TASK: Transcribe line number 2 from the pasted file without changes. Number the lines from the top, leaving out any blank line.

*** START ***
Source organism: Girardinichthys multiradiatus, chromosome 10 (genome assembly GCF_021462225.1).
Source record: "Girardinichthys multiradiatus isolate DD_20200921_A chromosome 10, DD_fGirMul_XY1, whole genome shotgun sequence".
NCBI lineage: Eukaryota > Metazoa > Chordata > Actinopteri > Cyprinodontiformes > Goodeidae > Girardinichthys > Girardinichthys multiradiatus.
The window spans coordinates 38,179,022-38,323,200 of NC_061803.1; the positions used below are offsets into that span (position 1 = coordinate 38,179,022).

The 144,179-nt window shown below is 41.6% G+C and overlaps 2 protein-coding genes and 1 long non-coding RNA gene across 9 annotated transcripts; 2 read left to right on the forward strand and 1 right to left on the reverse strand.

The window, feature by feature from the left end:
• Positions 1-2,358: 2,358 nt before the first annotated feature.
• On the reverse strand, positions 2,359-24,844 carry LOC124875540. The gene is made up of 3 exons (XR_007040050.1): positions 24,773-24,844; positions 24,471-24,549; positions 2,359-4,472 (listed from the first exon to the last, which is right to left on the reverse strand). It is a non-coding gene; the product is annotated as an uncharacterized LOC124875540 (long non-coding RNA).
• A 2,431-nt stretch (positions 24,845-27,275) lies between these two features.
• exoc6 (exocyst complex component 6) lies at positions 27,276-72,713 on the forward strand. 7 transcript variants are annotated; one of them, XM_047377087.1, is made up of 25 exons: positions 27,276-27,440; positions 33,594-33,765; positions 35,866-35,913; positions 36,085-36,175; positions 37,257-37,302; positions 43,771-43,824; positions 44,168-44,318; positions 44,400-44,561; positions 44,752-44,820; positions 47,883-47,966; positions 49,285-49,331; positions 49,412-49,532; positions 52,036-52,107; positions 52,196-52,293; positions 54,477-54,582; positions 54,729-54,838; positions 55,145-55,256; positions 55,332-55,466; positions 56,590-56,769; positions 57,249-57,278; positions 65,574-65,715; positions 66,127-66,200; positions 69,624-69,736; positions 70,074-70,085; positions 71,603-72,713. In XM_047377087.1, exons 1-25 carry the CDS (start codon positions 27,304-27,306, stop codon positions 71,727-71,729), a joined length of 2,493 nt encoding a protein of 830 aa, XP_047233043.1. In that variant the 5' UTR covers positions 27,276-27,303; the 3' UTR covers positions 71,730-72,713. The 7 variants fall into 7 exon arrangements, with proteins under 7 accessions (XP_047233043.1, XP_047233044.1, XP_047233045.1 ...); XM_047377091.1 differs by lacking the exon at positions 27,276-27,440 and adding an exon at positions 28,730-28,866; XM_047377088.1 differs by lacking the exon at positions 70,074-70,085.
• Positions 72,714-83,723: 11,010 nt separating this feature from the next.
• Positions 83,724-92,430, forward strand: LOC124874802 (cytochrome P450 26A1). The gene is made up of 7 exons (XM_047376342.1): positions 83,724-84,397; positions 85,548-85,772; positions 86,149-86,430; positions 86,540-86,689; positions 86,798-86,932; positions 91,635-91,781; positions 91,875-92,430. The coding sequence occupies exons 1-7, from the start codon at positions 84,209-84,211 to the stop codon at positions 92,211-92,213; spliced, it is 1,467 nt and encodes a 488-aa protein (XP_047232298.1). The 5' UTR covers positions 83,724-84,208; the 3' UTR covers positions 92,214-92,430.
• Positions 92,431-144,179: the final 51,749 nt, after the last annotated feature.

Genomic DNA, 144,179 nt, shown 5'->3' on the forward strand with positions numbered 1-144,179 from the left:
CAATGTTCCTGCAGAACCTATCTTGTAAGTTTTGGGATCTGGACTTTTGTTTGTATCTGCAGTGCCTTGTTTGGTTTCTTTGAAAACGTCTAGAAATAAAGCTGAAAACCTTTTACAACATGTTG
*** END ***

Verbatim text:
Source record: "Girardinichthys multiradiatus isolate DD_20200921_A chromosome 10, DD_fGirMul_XY1, whole genome shotgun sequence".